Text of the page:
Group Five’s listing on the JSE will be terminated and the company wound up but between 3 000 and 3 500 jobs saved through the restructuring and sale of businesses and contracts to new owners.
This is according to business rescue plans published for the group and its main operating subsidiary, Group Five Construction.
Business rescue practitioners Peter van den Steen and Dave Lake of Metis Strategic Advisors believe the shortfall or losses to creditors from the process will be R5 billion less than under a liquidation.
On successful implementation of the business rescue plan, secured creditors are expected to receive distributions of between 66c and 78c in the rand compared to 18c forecast in a liquidation.
Concurrent creditors (people and entities with unsecured claims) are expected to receive distributions of between 9c and 20c in the rand compared to the 3.4c forecast in a liquidation.
It is not anticipated that there will be any return to the shareholders of Group Five Limited.
The business rescue processes for Group Five Limited and Group Five Construction are two legally separate proceedings, with two separate business rescue plans. Voting on both will take place in consecutive meetings on September 11.
The plan states that if the business rescue plans are not adopted by creditors, the business rescue procedures will have to immediately be converted to liquidation proceedings.
The business rescue practitioners have secured funding from the lender banks to provide operational solvency during the business rescue proceedings and to ensure that asset sale values are optimised and losses from projects minimised.
Group Five Construction represents the majority of the businesses, claims and recovery value within the greater Group Five group of companies.
Everite, the fibre cement manufacturer and supplier of various building products to the building industry, is the only asset that will realise proceeds for Group Five Limited and is currently being disposed of in a controlled sales process.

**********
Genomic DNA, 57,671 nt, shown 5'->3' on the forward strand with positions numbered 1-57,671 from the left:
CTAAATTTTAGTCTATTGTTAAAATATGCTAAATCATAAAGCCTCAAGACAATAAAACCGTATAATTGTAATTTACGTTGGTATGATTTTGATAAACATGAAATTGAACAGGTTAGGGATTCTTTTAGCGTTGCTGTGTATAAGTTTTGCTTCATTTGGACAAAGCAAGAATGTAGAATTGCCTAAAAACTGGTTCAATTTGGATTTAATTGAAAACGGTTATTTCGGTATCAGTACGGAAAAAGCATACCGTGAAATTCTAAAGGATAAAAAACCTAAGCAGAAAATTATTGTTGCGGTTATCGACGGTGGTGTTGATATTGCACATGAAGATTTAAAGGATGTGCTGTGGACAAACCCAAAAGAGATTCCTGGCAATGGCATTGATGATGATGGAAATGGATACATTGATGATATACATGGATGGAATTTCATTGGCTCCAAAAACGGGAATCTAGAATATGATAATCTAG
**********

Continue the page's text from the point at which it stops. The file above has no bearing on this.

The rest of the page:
However, a pledge and cession made to funding banks – related to Group Five Construction’s borrowings and bond exposure, together with Cenpower Generation Company, the client for the $410 million Kpone power plant in Ghana, calling up bonds of about R1.5 billion for this contract – means the lender banks will be the only recipients of the proceeds derived from the sale of Everite.
Group Five Limited will also not realise any recovery from the business rescue proceedings of Group Five Construction.
Secured creditors represent 97.64% or R1.66 billion of total creditors of R1.7 billion in Group Five Limited.
Group Five Limited’s secured creditors:
- Absa (R7 million)
- HSBC (R888 million)
- Lombard (R711 million), and
- Standard Bank (R58 million).
It is not anticipated there will be any return to the company’s creditors other than the secured creditors.
The largest concurrent creditor Group Five Limited is Credit Guarantee Insurance Corporation (CGIC), with a claim of R38.9 million
Group Five Construction incurred losses totalling R2.1 billion in its 2017 and 2018 financial years. Further, about R2.3 billion in losses were incurred in the eight-month period to February 28, 2019, with major losses and material negative cash flows forecast for the group for the balance of this calendar year.
Van den Steen and Lake said wherever possible, subsidiaries and operating divisions of Group Five Construction had been or were being restructured and disposed of to new ownership, for fair value, on a solvent basis and as going concerns.
Where this is not possible, a controlled wind-down of the relevant subsidiaries and companies, as well as the head office of the company, will be implemented.
They said all other assets of the company were being vigorously pursued and/or disposed of in controlled disposal processes.
They anticipate completing most sales by the end of March next year despite some of the processes including complex sales of international assets and/or regulatory procedures and approvals that are outside of the control of the business rescue practitioners.
“There have been no fire sales of assets and companies and we will not make any fire sales in future,” they said.
“We are actively engaged with our construction clients to minimise disruptions in those projects. We also continue to carefully manage group costs and to reduce them in accordance with the diminishing requirements of the company.